Read Wabash alumni remembrances of Dean Moore


Winter/Spring 2002

Norman Moore, 1928—2002
Dean of Students at Wabash

A remembrance

I was grateful to represent the College at the service for my close friend Norman at St. Peter’s Episcopal Church in Philadelphia on January 21. Designed by his wife Connie and four adult children, Allison, Martha, Charlie and Patrick, the service was high Anglican following the Common Prayer liturgy. After a splendid brass choir concert, a full dress ceremonial processional ushered in a service with Biblical readings, hymns, creeds and formal prayers. There was no homily, no eulogy, virtually nothing personal. He would have loved it!

He would hate the imaginary scenario that follows. Imagine the Wabash Chapel filled with devoted former students from the mysterious, not-by-any-book 25-year reign of Dean Norman (or “No Man See More,” as they called him). If Norman were there, he would sit in the back corner on the aisle, hands clasped over his cane, and at the first laudatory mention of his name he would be out the door in a flash. If he were forced to stay, when a comment was made from the podium that he disapproved of, he would cough, clear his throat, audibly exhale, and whisper an aside that the whole chapel would hear. If he were forced to give a speech, it would be short—real short—and to the point. “Men,” he would say, “it’s time to go home now.” And they would go.

Norman was crisp, curt, cantankerous and canny. He was also prescient, perceptive, playful, and powerful. He was all-seeing, all-knowing, and, especially when you were doing something wrong, omnipresent, appearing as if by magic out of the mist of the night. The glow of the pipe would appear first, then the tweed hat and coat. Often without a word, he’d check out the scene, wave his hand or cane, grunt, and disappear down Crawford Street, Princeton scarf flowing behind him. Order restored, another lesson learned.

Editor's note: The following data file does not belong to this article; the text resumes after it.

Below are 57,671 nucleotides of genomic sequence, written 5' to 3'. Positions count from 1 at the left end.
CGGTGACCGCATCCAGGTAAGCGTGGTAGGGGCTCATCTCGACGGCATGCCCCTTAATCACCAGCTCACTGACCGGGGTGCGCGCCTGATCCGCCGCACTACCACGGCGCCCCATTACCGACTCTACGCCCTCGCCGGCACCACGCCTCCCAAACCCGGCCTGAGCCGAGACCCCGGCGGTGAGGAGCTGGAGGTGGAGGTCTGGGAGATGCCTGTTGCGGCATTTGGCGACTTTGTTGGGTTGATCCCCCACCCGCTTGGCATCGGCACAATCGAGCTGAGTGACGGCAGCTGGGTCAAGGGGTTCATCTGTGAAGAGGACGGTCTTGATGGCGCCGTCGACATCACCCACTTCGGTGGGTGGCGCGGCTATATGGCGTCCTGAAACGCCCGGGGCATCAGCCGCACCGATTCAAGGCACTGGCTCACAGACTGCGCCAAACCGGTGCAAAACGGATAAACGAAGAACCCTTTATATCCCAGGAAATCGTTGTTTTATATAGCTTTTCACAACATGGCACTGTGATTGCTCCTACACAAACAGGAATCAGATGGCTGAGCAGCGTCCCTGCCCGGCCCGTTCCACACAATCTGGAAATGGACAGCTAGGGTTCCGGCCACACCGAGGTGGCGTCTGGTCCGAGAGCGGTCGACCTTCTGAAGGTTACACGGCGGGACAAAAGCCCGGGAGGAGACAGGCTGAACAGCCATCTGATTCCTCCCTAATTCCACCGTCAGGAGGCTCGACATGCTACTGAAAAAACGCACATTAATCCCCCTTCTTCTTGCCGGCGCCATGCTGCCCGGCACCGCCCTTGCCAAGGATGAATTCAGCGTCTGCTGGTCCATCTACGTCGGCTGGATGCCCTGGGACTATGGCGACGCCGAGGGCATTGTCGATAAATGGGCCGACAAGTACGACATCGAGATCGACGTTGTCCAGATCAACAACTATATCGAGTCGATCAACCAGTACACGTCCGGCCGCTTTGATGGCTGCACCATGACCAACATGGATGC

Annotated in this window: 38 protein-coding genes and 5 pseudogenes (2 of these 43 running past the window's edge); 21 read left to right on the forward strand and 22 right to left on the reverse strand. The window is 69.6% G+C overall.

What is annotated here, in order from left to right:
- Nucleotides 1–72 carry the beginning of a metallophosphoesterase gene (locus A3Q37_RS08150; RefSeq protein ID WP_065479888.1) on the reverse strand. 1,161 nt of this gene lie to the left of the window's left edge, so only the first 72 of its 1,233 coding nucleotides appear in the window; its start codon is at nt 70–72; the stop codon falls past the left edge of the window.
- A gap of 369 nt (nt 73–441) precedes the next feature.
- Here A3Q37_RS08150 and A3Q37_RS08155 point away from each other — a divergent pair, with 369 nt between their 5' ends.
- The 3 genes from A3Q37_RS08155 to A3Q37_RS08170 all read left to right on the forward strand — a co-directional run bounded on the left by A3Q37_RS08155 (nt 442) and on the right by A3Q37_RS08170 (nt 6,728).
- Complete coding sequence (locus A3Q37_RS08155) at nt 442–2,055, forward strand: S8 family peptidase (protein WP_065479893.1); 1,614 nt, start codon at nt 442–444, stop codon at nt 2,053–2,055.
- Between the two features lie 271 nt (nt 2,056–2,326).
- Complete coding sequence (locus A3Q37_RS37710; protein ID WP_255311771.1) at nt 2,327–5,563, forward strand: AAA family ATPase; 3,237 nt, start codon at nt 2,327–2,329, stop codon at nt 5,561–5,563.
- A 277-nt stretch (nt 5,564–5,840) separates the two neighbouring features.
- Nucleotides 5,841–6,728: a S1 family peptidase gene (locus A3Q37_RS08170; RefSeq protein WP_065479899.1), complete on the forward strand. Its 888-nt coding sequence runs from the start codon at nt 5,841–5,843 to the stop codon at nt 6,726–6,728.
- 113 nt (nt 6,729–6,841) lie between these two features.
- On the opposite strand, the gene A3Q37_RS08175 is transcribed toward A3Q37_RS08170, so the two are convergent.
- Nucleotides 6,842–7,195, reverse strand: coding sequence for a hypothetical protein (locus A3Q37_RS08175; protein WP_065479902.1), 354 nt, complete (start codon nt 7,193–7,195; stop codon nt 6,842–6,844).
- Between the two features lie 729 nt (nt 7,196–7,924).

Norman was the perfect dean for a men’s college. On the outside he was gruff, stern and tough. It was no coincidence that he had been a defensive guard at Princeton and coached the single wing to Wabash, a throwback to earlier days. But on the inside he was a softy who had enormous empathy for young men who were in trouble or in need of a few bucks or a stern father’s loving limits. He was full of feelings bordering on what he would have called weakness. Masking the inside, he observed external forms. Thus, order was kept, and a College for men ran smoothly. He was the perfect Dean for men for the era from 1959-1984.

The dozens of stories that flowed into the College upon word of Norman’s death focused on three kinds of events, yet each had a common theme: trust. Whether breaking up a fight, asking a student to leave for a semester, or making a loan, Norman exuded total trust (he didn’t keep records) that the student would reform, repay, and be restored fully to the community. No questions asked; no explanations needed.

Norman talked tough but he loved Wabash students. They were scared to death of him, yet loved him back. And so did I.
—Peter Frederick, Professor of History

Return to the table of contents